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SHAH OF SHAHS
'War is proof that man has failed'
As a child in Warsaw, Ryszard Kapuscinski grew up thinking starvation, poverty and cruelty were facts of life. As we prepare to mark 60 years since the end of the Second World War, he recounts his incredible story of survival - and warns that we are still just as vulnerable to ignorance and hatred
04 January 2005
Total war has a thousand fronts; during such a war, everyone is at the front, even if they never lie in a trench or fire a single shot. When I go back in memory to those days, I realise, not without a certain surprise, that I remember the beginning of the war better than its end. Its onset is clearly fixed for me in time and place. I can conjure up its image without difficulty because it has retained all its colours, all its emotional intensity.
It starts with my suddenly noticing one day, in the azure sky of a summer's ending (and the sky in September 1939 was wondrously blue, without a single cloud), somewhere very, very high up, twelve glittering silver points. The entire bright, lofty dome of the sky fills with a dull, monotonous rumble, unlike anything I've ever heard before. I am seven years old, I am standing in a meadow in eastern Poland, and I am staring at the points that are barely moving across the sky. Suddenly, there's a dreadful bang close by, at the edge of the forest. I hear bombs exploding. It is only later that I learn they are bombs, for at this moment I do not yet know that there is such a thing as a bomb; the very notion is foreign to me, a child from the deepest provinces who had never even listened to a radio or gone to the movies, who didn't know how to read or write, who had never heard of wars and deadly weapons.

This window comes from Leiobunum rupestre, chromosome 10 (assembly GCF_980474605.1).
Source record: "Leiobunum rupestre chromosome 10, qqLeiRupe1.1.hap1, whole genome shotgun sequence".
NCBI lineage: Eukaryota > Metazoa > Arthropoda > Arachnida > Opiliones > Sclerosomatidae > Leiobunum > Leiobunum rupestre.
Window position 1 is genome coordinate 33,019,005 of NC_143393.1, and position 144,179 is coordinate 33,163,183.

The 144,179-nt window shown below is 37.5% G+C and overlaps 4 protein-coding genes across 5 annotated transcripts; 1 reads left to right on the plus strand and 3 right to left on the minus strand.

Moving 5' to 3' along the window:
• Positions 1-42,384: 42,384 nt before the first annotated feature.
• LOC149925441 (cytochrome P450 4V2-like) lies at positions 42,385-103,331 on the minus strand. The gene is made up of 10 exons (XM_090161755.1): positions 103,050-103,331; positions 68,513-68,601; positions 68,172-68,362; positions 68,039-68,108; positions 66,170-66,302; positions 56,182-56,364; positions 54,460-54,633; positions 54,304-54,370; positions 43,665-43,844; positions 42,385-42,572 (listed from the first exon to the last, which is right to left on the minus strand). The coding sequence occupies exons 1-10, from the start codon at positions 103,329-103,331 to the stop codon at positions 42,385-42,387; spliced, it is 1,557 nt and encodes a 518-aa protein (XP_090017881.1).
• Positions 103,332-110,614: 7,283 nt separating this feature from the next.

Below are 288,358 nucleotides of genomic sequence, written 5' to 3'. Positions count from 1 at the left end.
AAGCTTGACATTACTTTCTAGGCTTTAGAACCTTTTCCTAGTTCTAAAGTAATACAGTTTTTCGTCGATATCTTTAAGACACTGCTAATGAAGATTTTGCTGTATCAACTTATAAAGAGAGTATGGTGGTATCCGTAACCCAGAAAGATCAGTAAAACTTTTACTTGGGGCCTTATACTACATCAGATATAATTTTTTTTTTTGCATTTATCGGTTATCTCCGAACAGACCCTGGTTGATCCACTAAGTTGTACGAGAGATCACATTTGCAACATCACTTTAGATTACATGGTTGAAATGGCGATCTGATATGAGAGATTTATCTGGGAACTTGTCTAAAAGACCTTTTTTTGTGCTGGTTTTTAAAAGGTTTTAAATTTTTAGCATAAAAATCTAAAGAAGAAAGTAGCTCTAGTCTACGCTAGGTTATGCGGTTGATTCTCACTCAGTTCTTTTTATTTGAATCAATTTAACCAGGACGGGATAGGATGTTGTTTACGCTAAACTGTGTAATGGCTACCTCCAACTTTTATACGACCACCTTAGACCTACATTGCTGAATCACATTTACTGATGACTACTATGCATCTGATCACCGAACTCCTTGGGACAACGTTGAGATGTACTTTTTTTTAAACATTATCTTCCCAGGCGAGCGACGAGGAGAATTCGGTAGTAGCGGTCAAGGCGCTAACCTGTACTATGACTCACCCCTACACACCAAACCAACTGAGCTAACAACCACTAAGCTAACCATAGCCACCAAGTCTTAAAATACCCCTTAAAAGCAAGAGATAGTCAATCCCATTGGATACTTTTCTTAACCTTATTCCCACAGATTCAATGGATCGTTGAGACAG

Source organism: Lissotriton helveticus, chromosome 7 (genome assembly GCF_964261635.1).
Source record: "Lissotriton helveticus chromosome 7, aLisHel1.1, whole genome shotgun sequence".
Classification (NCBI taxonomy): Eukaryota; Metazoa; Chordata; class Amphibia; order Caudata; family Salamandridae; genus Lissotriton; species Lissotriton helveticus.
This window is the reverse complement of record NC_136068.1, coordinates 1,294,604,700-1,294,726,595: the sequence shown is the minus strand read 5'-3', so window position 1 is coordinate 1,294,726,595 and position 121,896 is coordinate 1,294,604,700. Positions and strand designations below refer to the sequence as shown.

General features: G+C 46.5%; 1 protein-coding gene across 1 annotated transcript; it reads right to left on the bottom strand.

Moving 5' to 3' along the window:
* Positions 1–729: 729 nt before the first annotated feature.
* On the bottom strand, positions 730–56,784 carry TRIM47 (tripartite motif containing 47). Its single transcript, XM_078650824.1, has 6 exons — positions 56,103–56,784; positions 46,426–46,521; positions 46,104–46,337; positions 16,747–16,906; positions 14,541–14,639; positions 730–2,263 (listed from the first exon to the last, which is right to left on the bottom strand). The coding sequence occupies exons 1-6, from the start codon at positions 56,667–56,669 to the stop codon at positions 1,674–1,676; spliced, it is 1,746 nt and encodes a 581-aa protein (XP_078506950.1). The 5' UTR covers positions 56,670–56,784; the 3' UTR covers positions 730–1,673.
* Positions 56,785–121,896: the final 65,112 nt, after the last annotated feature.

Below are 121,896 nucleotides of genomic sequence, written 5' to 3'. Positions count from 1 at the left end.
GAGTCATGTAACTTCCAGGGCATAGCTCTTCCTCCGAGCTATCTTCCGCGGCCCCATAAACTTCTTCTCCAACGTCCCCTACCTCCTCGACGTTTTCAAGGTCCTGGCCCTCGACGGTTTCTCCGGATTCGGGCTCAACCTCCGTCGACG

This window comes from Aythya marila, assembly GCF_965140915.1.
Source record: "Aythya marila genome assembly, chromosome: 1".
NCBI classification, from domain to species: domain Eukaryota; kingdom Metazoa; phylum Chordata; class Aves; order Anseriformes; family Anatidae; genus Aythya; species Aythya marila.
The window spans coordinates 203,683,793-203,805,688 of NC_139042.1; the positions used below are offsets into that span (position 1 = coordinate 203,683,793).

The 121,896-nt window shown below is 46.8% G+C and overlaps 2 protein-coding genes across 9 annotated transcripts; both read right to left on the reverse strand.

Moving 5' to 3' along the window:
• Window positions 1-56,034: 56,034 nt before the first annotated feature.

I see gigantic fountains of earth spraying up into the air. I want to run towards this extraordinary spectacle, which stuns and fascinates me, because, having as yet no wartime experiences, I am unable to connect into a single chain of cause and effect those shining silver planes, the thunder of the bombs, the plumes of earth flying up to the height of the trees, and the danger of imminent death. I start to run there, towards the forest and the falling and exploding bombs, but a hand grabs me from behind and throws me to the ground. "Lie still!" I hear my mother's shaking voice. "Don't move!" And I remember my mother, as she presses me close to her, saying something I don't understand and that I want to ask her about later. She is saying, "There's death over there, child".